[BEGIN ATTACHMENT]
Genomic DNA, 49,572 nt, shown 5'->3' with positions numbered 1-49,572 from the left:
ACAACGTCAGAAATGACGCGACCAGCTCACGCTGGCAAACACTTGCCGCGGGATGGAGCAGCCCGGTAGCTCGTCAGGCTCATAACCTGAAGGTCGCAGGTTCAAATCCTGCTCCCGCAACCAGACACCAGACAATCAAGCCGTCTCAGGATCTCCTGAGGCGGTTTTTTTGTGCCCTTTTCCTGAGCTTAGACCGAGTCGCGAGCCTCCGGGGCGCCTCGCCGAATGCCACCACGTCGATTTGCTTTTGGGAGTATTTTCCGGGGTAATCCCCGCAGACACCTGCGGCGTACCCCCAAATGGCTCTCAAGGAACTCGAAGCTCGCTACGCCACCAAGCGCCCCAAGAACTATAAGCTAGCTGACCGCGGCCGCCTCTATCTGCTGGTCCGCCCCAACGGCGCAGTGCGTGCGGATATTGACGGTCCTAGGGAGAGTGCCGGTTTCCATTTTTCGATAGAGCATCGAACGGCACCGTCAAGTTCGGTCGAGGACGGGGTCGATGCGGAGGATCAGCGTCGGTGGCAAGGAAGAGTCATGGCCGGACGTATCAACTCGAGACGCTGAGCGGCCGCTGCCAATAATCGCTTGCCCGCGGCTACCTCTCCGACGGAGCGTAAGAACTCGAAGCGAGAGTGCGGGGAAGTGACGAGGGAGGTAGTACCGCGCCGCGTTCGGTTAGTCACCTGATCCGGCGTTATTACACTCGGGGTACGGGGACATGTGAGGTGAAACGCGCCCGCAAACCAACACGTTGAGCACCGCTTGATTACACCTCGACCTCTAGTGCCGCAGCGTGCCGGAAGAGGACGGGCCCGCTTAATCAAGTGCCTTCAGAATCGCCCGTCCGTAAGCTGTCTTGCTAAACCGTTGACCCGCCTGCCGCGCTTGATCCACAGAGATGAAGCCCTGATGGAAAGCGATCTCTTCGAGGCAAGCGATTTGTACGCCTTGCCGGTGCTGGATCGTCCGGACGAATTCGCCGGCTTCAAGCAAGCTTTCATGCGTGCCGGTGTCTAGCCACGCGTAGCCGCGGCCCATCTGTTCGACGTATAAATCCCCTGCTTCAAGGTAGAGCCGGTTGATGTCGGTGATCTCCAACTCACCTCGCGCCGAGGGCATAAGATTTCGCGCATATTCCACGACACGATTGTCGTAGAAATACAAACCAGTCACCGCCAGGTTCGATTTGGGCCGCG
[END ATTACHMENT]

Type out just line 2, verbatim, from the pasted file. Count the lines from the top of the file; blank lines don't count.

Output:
ACAACGTCAGAAATGACGCGACCAGCTCACGCTGGCAAACACTTGCCGCGGGATGGAGCAGCCCGGTAGCTCGTCAGGCTCATAACCTGAAGGTCGCAGGTTCAAATCCTGCTCCCGCAACCAGACACCAGACAATCAAGCCGTCTCAGGATCTCCTGAGGCGGTTTTTTTGTGCCCTTTTCCTGAGCTTAGACCGAGTCGCGAGCCTCCGGGGCGCCTCGCCGAATGCCACCACGTCGATTTGCTTTTGGGAGTATTTTCCGGGGTAATCCCCGCAGACACCTGCGGCGTACCCCCAAATGGCTCTCAAGGAACTCGAAGCTCGCTACGCCACCAAGCGCCCCAAGAACTATAAGCTAGCTGACCGCGGCCGCCTCTATCTGCTGGTCCGCCCCAACGGCGCAGTGCGTGCGGATATTGACGGTCCTAGGGAGAGTGCCGGTTTCCATTTTTCGATAGAGCATCGAACGGCACCGTCAAGTTCGGTCGAGGACGGGGTCGATGCGGAGGATCAGCGTCGGTGGCAAGGAAGAGTCATGGCCGGACGTATCAACTCGAGACGCTGAGCGGCCGCTGCCAATAATCGCTTGCCCGCGGCTACCTCTCCGACGGAGCGTAAGAACTCGAAGCGAGAGTGCGGGGAAGTGACGAGGGAGGTAGTACCGCGCCGCGTTCGGTTAGTCACCTGATCCGGCGTTATTACACTCGGGGTACGGGGACATGTGAGGTGAAACGCGCCCGCAAACCAACACGTTGAGCACCGCTTGATTACACCTCGACCTCTAGTGCCGCAGCGTGCCGGAAGAGGACGGGCCCGCTTAATCAAGTGCCTTCAGAATCGCCCGTCCGTAAGCTGTCTTGCTAAACCGTTGACCCGCCTGCCGCGCTTGATCCACAGAGATGAAGCCCTGATGGAAAGCGATCTCTTCGAGGCAAGCGATTTGTACGCCTTGCCGGTGCTGGATCGTCCGGACGAATTCGCCGGCTTCAAGCAAGCTTTCATGCGTGCCGGTGTCTAGCCACGCGTAGCCGCGGCCCATCTGTTCGACGTATAAATCCCCTGCTTCAAGGTAGAGCCGGTTGATGTCGGTGATCTCCAACTCACCTCGCGCCGAGGGCATAAGATTTCGCGCATATTCCACGACACGATTGTCGTAGAAATACAAACCAGTCACCGCCAGGTTCGATTTGGGCCGCG